One pediatrician says vaccines are the most important thing she does; another says providers’ recommendations are key

By Melissa Patrick
Kentucky Health News

One of the most important things a provider can do to get children vaccinated is to offer clear recommendations for their parents.

Dr. Ari Brown

So said Dr. Ari Brown, a pediatrician and author of the “411” parenting book series, in Lexington on Nov. 3, the second day of the 2016 Kentucky Immunization Conference.

“The number one reason why (vaccinators) chose to vaccinate is because they trusted their health-care provider,” Brown said, citing a study that asked parents who chose to vaccinate why they did so.

Brown said parents need to depend on reliable sources for immunization information when they are making the decision to vaccinate their child, like;;;; or And that providers need to actively direct parents to these sources.

Brown listed several myths that are perpetuated on websites with unreliable sources.

“There is no link between vaccinations and autism,” she said, noting that the study that is often cited linking the measles-mumps-rubella vaccine to autism has been proven false and “should have never been published.” She noted that the study has been removed from medical literature and the author, Dr. Andrew Wakefield, has lost his medical license.

She also pointed out that thimerosal, a mercury-based preservative that some think causes autism, was removed from vaccines in 2001, but autism rates are still rising.

She said risk factors for autism include genetics, mature parents, closely spaced pregnancies, obesity in pregnancy, taking certain medications during pregnancy, having flu during pregnancy, not enough folic acid, and extreme prematurity.

Brown, who is also a spokeswoman for the American Academy of Pediatrics, said there is no “alternative” vaccination schedule; there is either a recommended schedule or a delayed schedule, and studies show there is no benefit to delay.

“You are delaying your child’s vaccine protection. And when you delay shots, you are leaving the most vulnerable children at risk. If your child is under six months of age and they get whooping cough, that is pretty serious,” she said. “You are not going to wait to put your child in a car seat for the first six months of life, so why would you wait to protect yourself against these diseases.”

Infants are recommended to receive their first dose of pertussis vaccine, in combination with diphtheria and tetanus, at 2 months, 4 months ,6 months and 15 months of age. Another dose is recommended between 4 and 6 years of age. New recommendations call for mothers to get the vaccine during pregnancy, which offers protection to the child until it is old enough to be vaccinated.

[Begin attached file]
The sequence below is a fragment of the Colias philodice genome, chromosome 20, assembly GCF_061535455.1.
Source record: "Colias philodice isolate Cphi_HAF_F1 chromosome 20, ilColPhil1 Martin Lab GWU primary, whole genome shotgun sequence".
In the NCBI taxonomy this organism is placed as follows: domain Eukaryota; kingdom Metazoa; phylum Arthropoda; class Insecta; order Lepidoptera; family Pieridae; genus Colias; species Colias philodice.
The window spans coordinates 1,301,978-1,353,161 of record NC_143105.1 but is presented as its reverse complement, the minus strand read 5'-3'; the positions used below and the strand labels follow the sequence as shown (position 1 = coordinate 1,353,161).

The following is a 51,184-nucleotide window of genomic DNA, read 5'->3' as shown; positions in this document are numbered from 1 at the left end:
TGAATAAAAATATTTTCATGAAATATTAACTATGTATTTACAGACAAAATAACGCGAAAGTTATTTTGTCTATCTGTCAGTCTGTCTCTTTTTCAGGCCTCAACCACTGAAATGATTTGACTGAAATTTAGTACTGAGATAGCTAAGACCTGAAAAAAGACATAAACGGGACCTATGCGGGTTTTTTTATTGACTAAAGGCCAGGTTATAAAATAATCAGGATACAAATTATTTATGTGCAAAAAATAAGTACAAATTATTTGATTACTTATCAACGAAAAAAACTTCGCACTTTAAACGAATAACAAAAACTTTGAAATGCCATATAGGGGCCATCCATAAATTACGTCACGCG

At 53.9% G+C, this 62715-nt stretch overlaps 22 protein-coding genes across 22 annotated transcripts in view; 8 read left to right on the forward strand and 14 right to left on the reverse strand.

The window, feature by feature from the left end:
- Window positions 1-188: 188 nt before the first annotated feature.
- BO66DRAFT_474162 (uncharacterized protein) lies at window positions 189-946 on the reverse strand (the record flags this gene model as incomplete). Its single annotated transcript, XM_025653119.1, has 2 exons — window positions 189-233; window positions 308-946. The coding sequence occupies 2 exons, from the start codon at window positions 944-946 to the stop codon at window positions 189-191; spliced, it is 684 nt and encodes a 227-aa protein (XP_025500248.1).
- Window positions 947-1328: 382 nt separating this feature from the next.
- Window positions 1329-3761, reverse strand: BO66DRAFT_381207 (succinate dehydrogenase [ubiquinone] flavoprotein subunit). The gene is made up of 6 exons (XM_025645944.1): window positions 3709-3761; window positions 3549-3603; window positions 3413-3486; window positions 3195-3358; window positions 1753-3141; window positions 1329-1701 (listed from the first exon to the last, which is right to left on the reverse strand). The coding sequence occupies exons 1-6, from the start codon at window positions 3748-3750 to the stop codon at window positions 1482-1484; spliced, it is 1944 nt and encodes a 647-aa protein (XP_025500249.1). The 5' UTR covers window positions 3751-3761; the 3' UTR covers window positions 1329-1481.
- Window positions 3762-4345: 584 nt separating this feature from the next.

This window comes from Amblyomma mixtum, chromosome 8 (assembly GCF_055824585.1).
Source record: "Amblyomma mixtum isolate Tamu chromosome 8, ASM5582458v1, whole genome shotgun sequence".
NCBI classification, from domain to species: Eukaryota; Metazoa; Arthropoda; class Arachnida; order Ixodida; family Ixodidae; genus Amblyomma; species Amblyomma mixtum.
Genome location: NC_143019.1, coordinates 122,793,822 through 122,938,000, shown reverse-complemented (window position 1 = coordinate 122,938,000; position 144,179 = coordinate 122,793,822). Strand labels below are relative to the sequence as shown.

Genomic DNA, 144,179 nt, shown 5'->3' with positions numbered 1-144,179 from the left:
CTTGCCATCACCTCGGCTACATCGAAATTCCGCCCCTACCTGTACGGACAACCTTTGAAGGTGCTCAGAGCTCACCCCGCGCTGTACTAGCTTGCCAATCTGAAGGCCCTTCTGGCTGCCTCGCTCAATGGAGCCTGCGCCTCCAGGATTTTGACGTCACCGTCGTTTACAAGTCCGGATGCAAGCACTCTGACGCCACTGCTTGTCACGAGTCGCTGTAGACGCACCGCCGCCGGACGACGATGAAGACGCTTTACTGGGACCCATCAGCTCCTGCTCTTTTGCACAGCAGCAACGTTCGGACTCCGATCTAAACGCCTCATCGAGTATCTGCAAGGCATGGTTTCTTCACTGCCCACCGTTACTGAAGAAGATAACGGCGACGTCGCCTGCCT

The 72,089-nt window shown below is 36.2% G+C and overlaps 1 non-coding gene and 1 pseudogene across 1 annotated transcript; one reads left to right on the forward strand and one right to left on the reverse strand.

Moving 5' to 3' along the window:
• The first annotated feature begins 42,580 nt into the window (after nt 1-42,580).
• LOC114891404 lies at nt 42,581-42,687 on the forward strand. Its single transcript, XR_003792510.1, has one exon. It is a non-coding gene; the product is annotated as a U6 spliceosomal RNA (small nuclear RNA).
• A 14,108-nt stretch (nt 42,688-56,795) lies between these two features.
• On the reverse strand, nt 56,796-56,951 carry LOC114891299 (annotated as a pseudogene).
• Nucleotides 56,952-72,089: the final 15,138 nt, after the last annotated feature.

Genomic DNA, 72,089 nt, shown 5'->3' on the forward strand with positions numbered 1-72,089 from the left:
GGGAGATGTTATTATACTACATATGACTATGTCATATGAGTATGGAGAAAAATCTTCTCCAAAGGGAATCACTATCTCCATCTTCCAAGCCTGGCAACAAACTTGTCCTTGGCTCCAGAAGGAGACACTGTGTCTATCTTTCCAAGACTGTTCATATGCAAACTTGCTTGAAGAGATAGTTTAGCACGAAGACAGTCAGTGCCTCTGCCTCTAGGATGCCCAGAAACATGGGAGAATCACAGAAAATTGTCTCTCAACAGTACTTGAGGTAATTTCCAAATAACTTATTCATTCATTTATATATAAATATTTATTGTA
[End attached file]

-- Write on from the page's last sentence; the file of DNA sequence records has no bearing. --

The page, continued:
Pertussis, or whooping cough, is a highly contagious respiratory disease caused by bacteria transmitted by droplets from sneezing, coughing or close contact. Infected people are most contagious up to about two weeks after the cough begins.

Margaret Jones, manager of the Kentucky Immunization Program, said the state has had 430 confirmed or probable cases of pertussis this year, 150 percent more than all of last year.

Dr. Rebecca Bakke

Also at the conference, Dr. Rebecca Bakke, a pediatrician at Sanford Health in Fargo, N.D., shared her story of infecting her 5-week-old daughter with whooping cough, and spoke of the fear she had for her child because she knew that between 1 and 2 percent of babies infected with the disease die. Her baby survived and is now six.

Bakke, who is also a member of the American Board of Pediatrics and a Fellow of the American Academy of Pediatrics, said she has taken care of a child that has almost died of chicken pox; cared for several children who now have severe brain damage from meningitis; bagged air into the exhausted bodies of babies with pertussis; and cared for many children in the ICU battling the flu. And said that though most children are resilient, “Not all stories have a happy ending.”

“I vaccinate children every single day in my office and I know without a shadow of a doubt that it is the most important thing that I do at work. It has the most impact,” Bakke said. “Vaccines matter.”

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